Los Angeles County Announces 53 New Deaths Related to 2019 Novel Coronavirus

Los Angeles County Announces 53 New Deaths Related to 2019 Novel Coronavirus

May 27, 2020

 

OS ANGELES – The Los Angeles County Department of Public Health (Public Health) has confirmed 53 new deaths and 933 new cases of 2019 Novel Coronavirus (COVID-19). Thirty-five people who died were over the age of 65 years old; 14 people who died were between the ages of 41 and 65 years old, and two people who died were between the ages of 18 and 40 years old.  Forty-three people had underlying health conditions including 30 people over the age of 65 years old, 12 people between the ages of 41 to 65 years old, and one person between the ages of 18 and 40 years old. Two deaths were reported by the City of Long Beach.

 

To date, Public Health has identified 48,700 positive cases of COVID-19 across all areas of LA County, and a total of 2,195 deaths. Ninety-three percent of people who died had underlying health conditions. Of those who died, information about race and ethnicity is available for 2,024 people (99 percent of the cases reported by Public Health) 40% of deaths occurred among Latino/Latinx residents, 29% among White residents, 17% among Asian residents, 12% among African American residents, 1% among Native Hawaiian/Pacific Islander residents and 1% among residents identifying with other races. Upon further investigation, 55 cases and one death reported earlier were not LA County residents. As of today, 6,283 people who tested positive for COVID-19 (13% of positive cases) have been hospitalized at some point during their illness. There are 1,477 people who are currently hospitalized, 27% of these people are in the ICU and 19% are on ventilators. Testing capacity continues to increase in LA County, with testing results available for over 517,000 individuals and 8% of people testing positive.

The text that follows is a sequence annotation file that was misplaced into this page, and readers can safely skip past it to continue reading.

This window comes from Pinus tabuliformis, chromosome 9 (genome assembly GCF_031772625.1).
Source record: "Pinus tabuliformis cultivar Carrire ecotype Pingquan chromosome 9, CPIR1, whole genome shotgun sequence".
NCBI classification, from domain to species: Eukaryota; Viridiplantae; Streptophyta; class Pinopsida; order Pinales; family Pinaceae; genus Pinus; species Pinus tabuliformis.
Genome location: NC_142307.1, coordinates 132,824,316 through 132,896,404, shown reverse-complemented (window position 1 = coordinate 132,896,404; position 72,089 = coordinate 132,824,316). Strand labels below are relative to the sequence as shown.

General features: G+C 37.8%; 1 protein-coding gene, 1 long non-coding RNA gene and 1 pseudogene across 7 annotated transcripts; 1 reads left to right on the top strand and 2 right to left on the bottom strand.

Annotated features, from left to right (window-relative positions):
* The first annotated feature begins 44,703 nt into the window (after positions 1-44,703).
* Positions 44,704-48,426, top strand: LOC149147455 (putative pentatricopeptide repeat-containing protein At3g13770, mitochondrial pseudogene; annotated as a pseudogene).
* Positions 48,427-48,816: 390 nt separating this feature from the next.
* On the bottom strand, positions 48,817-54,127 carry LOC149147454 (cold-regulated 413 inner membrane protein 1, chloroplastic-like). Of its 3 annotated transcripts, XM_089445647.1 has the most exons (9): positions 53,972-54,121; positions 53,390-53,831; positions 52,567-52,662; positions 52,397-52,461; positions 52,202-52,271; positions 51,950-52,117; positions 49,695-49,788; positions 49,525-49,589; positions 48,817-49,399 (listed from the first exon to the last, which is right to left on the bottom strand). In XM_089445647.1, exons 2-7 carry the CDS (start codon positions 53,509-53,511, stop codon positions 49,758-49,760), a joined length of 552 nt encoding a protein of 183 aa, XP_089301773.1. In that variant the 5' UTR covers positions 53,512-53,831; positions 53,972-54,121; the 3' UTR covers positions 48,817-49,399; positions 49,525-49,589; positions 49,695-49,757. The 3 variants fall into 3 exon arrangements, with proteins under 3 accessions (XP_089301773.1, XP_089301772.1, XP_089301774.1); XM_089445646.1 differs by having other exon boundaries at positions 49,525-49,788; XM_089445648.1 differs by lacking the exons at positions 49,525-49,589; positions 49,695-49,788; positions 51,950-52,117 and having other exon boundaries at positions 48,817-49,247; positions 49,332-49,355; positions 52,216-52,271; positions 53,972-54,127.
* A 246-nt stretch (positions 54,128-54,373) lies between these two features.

Public Health continues tracking the number of positive cases and deaths among healthcare workers related to the COVID-19 pandemic response. Public Health has confirmed 30 people who died from COVID-19 worked in a healthcare setting; 22 people who died worked in skilled nursing and assisted living facilities, four people worked in hospitals, one person worked in a correctional facility, and one person worked in an outpatient facility. For one health care worker who passed away, their workplace setting is not specified. A total of 4,861 confirmed cases of COVID-19 occurred among healthcare workers and first responders; this is an additional 563 new cases reported since the previous week. Six percent of healthcare workers with COVID-19 have been hospitalized. Forty-six percent of cases are among nurses, though cases have been identified among a range of occupational roles, including caregivers, people who work in administration, physicians and medical assistants. Fifty-nine percent of these cases reported a known source of exposure, and 80% of healthcare workers with known exposure reported being exposed in a healthcare facility. Healthcare workers who are positive worked at 26 different occupational settings, with the vast majority of cases among healthcare workers from skilled nursing facilities and hospitals.